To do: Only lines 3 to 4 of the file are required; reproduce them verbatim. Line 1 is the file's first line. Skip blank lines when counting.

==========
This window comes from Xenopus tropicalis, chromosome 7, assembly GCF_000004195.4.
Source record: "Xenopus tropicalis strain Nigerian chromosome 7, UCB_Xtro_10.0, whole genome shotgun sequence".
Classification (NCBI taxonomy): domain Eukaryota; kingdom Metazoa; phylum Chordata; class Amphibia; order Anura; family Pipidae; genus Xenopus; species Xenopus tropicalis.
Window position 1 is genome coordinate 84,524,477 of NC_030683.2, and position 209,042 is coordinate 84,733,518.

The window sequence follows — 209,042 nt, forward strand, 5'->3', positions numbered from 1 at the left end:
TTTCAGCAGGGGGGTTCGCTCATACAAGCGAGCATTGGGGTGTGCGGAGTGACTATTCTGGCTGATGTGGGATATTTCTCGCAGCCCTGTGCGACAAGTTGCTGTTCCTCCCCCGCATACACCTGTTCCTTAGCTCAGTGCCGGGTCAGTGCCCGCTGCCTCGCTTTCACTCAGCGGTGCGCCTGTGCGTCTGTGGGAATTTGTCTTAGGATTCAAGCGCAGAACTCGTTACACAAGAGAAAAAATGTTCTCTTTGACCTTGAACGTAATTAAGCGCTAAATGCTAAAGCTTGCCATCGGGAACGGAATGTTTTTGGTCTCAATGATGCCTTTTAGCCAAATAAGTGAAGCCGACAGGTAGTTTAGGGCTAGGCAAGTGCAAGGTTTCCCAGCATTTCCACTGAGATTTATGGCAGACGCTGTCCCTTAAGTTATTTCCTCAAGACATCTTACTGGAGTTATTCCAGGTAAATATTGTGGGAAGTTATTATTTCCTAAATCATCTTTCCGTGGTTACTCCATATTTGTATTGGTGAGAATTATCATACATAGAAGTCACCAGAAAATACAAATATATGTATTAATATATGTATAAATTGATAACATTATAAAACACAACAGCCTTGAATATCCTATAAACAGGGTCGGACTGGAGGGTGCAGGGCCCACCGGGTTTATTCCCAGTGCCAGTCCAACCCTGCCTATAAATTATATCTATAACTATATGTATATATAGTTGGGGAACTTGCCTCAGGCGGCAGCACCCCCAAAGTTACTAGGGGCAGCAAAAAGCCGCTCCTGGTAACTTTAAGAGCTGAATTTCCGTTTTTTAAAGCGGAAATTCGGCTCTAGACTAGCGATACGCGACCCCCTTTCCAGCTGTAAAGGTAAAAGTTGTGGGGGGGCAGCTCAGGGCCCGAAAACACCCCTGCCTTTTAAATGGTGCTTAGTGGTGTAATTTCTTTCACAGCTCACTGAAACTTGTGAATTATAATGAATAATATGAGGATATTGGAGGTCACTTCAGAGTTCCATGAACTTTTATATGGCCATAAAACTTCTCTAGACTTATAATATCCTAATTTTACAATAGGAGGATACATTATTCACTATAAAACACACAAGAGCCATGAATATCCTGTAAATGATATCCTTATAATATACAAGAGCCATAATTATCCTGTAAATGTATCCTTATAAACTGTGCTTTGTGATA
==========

Classification (NCBI taxonomy): domain Eukaryota; kingdom Metazoa; phylum Chordata; class Amphibia; order Anura; family Pipidae; genus Xenopus; species Xenopus tropicalis.
Window position 1 is genome coordinate 84,524,477 of NC_030683.2, and position 209,042 is coordinate 84,733,518.